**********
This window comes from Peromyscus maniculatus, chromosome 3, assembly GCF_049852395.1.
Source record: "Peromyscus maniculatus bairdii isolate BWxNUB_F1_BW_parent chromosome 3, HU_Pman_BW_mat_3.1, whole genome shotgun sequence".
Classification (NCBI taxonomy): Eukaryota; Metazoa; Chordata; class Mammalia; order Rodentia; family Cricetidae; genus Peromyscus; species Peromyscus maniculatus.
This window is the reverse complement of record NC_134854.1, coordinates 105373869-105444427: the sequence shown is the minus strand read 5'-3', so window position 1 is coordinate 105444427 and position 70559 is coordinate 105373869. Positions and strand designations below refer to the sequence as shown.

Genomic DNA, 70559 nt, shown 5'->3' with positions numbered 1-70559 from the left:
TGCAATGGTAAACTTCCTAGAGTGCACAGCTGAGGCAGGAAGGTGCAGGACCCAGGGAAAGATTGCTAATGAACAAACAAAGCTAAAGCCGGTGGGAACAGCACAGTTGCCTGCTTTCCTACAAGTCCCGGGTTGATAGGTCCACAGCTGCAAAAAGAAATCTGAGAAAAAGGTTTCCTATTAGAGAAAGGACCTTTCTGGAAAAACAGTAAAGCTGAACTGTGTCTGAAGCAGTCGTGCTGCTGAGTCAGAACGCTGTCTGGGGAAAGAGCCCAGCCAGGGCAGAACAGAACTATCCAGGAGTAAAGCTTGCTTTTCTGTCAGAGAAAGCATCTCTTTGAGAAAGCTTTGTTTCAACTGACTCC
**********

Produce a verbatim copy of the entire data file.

This window comes from Peromyscus maniculatus, chromosome 3, assembly GCF_049852395.1.
Source record: "Peromyscus maniculatus bairdii isolate BWxNUB_F1_BW_parent chromosome 3, HU_Pman_BW_mat_3.1, whole genome shotgun sequence".
Classification (NCBI taxonomy): Eukaryota; Metazoa; Chordata; class Mammalia; order Rodentia; family Cricetidae; genus Peromyscus; species Peromyscus maniculatus.
This window is the reverse complement of record NC_134854.1, coordinates 105373869-105444427: the sequence shown is the minus strand read 5'-3', so window position 1 is coordinate 105444427 and position 70559 is coordinate 105373869. Positions and strand designations below refer to the sequence as shown.

Genomic DNA, 70559 nt, shown 5'->3' with positions numbered 1-70559 from the left:
TGCAATGGTAAACTTCCTAGAGTGCACAGCTGAGGCAGGAAGGTGCAGGACCCAGGGAAAGATTGCTAATGAACAAACAAAGCTAAAGCCGGTGGGAACAGCACAGTTGCCTGCTTTCCTACAAGTCCCGGGTTGATAGGTCCACAGCTGCAAAAAGAAATCTGAGAAAAAGGTTTCCTATTAGAGAAAGGACCTTTCTGGAAAAACAGTAAAGCTGAACTGTGTCTGAAGCAGTCGTGCTGCTGAGTCAGAACGCTGTCTGGGGAAAGAGCCCAGCCAGGGCAGAACAGAACTATCCAGGAGTAAAGCTTGCTTTTCTGTCAGAGAAAGCATCTCTTTGAGAAAGCTTTGTTTCAACTGACTCC